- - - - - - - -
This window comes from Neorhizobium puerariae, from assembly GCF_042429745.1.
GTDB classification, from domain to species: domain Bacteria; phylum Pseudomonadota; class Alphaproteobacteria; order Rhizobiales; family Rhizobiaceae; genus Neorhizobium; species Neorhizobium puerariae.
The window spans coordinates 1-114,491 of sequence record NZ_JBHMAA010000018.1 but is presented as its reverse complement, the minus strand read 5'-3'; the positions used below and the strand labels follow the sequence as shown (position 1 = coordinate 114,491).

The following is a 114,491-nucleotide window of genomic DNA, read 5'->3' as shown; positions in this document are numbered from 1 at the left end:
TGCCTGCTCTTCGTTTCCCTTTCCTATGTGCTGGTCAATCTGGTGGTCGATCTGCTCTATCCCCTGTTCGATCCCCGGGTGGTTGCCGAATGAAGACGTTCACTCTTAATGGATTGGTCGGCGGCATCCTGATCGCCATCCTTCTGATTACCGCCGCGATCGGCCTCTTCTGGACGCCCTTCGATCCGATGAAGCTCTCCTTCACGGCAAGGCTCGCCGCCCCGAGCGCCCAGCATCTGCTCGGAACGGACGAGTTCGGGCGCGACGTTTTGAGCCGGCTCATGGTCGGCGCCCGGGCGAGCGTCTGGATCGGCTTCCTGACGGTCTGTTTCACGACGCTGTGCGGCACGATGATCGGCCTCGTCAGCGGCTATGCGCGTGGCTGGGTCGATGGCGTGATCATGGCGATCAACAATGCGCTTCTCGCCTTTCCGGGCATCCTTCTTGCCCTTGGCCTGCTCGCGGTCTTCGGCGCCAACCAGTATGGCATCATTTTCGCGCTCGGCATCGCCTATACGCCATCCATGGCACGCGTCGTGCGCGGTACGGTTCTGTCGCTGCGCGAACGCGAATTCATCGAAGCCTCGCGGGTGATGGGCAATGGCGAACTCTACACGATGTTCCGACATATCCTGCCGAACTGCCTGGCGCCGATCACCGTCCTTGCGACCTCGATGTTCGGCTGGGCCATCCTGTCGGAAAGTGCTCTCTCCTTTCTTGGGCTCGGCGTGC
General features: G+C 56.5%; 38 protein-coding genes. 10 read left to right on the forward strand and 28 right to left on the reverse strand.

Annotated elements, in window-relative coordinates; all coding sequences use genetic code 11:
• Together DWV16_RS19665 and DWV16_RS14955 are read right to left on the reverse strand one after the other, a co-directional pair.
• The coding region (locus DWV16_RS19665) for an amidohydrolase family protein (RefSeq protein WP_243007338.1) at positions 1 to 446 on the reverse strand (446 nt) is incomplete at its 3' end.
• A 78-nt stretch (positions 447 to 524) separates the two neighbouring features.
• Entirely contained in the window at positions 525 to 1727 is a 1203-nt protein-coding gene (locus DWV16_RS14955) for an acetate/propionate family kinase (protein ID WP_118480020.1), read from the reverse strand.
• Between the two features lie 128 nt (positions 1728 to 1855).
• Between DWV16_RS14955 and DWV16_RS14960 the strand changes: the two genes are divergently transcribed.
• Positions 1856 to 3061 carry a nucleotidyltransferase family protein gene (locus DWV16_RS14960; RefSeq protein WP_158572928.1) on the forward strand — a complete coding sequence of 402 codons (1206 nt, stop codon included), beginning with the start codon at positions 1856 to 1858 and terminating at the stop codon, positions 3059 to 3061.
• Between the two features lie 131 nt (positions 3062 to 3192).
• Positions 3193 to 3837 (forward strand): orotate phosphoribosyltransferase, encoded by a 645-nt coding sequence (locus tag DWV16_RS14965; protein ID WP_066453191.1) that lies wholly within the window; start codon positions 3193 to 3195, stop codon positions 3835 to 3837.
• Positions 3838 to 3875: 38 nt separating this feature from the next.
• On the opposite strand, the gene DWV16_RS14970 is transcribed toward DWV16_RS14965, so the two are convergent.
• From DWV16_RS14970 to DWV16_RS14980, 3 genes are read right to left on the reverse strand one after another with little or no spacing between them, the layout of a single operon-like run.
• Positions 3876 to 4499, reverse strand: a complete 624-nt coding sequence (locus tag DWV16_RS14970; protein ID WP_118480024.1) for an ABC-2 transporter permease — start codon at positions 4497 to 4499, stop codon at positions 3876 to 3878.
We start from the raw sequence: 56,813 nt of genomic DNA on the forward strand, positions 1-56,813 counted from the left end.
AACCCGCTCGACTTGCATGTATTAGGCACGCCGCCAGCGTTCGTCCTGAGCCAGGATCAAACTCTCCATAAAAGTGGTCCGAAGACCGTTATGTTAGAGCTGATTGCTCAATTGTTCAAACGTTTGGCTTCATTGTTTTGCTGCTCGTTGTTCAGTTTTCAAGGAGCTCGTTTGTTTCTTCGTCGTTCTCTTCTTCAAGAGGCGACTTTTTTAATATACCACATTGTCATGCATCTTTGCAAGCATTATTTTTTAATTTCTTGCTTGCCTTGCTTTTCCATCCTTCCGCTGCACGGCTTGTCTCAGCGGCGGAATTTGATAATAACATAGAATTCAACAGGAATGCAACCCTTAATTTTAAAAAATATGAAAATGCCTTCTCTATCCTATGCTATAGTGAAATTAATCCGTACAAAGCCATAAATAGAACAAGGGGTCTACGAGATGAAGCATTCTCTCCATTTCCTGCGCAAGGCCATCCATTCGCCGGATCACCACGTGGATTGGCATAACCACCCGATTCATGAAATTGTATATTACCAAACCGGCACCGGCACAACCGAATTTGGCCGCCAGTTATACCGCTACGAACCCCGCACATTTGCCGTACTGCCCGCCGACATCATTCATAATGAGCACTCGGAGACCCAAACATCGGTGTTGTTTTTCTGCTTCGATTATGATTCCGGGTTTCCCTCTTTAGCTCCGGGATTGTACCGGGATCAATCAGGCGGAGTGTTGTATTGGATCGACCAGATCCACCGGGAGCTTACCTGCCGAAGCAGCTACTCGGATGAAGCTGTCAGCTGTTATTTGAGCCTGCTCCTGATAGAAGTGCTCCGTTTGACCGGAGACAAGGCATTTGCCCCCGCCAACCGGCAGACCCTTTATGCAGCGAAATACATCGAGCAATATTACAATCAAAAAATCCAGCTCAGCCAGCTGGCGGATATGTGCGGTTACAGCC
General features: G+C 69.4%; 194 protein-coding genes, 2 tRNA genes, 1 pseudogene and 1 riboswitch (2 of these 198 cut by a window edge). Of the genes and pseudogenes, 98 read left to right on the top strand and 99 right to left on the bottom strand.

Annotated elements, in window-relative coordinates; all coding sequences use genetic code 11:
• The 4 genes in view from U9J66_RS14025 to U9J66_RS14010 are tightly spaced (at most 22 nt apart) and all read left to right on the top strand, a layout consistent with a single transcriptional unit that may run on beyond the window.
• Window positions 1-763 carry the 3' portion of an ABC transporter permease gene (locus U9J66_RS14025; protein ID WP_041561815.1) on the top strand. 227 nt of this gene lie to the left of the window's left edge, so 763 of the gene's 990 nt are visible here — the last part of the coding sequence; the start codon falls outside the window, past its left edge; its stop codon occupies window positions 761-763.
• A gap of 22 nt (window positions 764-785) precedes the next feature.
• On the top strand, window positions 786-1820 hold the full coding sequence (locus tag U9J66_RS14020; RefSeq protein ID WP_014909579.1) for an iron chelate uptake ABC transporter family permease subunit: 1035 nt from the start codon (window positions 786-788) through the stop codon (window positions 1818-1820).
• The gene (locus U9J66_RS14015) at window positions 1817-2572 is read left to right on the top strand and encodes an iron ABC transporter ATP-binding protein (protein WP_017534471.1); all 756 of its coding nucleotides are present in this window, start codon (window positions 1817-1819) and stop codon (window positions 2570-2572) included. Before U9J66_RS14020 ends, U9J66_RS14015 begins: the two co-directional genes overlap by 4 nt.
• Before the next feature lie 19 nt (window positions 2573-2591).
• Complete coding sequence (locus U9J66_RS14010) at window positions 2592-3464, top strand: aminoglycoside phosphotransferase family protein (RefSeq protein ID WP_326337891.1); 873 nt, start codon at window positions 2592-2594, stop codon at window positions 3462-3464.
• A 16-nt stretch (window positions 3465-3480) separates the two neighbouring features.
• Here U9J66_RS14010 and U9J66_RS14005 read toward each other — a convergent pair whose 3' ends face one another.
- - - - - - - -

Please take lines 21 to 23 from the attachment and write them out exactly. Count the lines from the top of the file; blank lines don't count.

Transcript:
We start from the raw sequence: 56,813 nt of genomic DNA on the forward strand, positions 1-56,813 counted from the left end.
AACCCGCTCGACTTGCATGTATTAGGCACGCCGCCAGCGTTCGTCCTGAGCCAGGATCAAACTCTCCATAAAAGTGGTCCGAAGACCGTTATGTTAGAGCTGATTGCTCAATTGTTCAAACGTTTGGCTTCATTGTTTTGCTGCTCGTTGTTCAGTTTTCAAGGAGCTCGTTTGTTTCTTCGTCGTTCTCTTCTTCAAGAGGCGACTTTTTTAATATACCACATTGTCATGCATCTTTGCAAGCATTATTTTTTAATTTCTTGCTTGCCTTGCTTTTCCATCCTTCCGCTGCACGGCTTGTCTCAGCGGCGGAATTTGATAATAACATAGAATTCAACAGGAATGCAACCCTTAATTTTAAAAAATATGAAAATGCCTTCTCTATCCTATGCTATAGTGAAATTAATCCGTACAAAGCCATAAATAGAACAAGGGGTCTACGAGATGAAGCATTCTCTCCATTTCCTGCGCAAGGCCATCCATTCGCCGGATCACCACGTGGATTGGCATAACCACCCGATTCATGAAATTGTATATTACCAAACCGGCACCGGCACAACCGAATTTGGCCGCCAGTTATACCGCTACGAACCCCGCACATTTGCCGTACTGCCCGCCGACATCATTCATAATGAGCACTCGGAGACCCAAACATCGGTGTTGTTTTTCTGCTTCGATTATGATTCCGGGTTTCCCTCTTTAGCTCCGGGATTGTACCGGGATCAATCAGGCGGAGTGTTGTATTGGATCGACCAGATCCACCGGGAGCTTACCTGCCGAAGCAGCTACTCGGATGAAGCTGTCAGCTGTTATTTGAGCCTGCTCCTGATAGAAGTGCTCCGTTTGACCGGAGACAAGGCATTTGCCCCCGCCAACCGGCAGACCCTTTATGCAGCGAAATACATCGAGCAATATTACAATCAAAAAATCCAGCTCAGCCAGCTGGCGGATATGTGCGGTTACAGCC
General features: G+C 69.4%; 194 protein-coding genes, 2 tRNA genes, 1 pseudogene and 1 riboswitch (2 of these 198 cut by a window edge). Of the genes and pseudogenes, 98 read left to right on the top strand and 99 right to left on the bottom strand.